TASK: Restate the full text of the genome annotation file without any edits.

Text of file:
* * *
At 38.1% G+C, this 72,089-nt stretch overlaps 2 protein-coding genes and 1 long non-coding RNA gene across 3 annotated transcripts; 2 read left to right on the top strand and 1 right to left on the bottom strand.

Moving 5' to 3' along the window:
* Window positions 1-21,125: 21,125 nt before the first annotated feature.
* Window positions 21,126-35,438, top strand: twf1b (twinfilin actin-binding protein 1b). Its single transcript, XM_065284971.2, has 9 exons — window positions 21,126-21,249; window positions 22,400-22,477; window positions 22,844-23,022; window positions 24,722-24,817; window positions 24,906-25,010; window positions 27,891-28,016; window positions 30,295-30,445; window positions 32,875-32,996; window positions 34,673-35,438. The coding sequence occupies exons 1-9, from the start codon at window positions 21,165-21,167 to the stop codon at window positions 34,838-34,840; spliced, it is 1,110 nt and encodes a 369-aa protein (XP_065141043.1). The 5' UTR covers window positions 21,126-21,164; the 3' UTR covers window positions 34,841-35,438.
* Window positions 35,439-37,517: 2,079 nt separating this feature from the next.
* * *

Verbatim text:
At 38.1% G+C, this 72,089-nt stretch overlaps 2 protein-coding genes and 1 long non-coding RNA gene across 3 annotated transcripts; 2 read left to right on the top strand and 1 right to left on the bottom strand.

Moving 5' to 3' along the window:
* Window positions 1-21,125: 21,125 nt before the first annotated feature.
* Window positions 21,126-35,438, top strand: twf1b (twinfilin actin-binding protein 1b). Its single transcript, XM_065284971.2, has 9 exons — window positions 21,126-21,249; window positions 22,400-22,477; window positions 22,844-23,022; window positions 24,722-24,817; window positions 24,906-25,010; window positions 27,891-28,016; window positions 30,295-30,445; window positions 32,875-32,996; window positions 34,673-35,438. The coding sequence occupies exons 1-9, from the start codon at window positions 21,165-21,167 to the stop codon at window positions 34,838-34,840; spliced, it is 1,110 nt and encodes a 369-aa protein (XP_065141043.1). The 5' UTR covers window positions 21,126-21,164; the 3' UTR covers window positions 34,841-35,438.
* Window positions 35,439-37,517: 2,079 nt separating this feature from the next.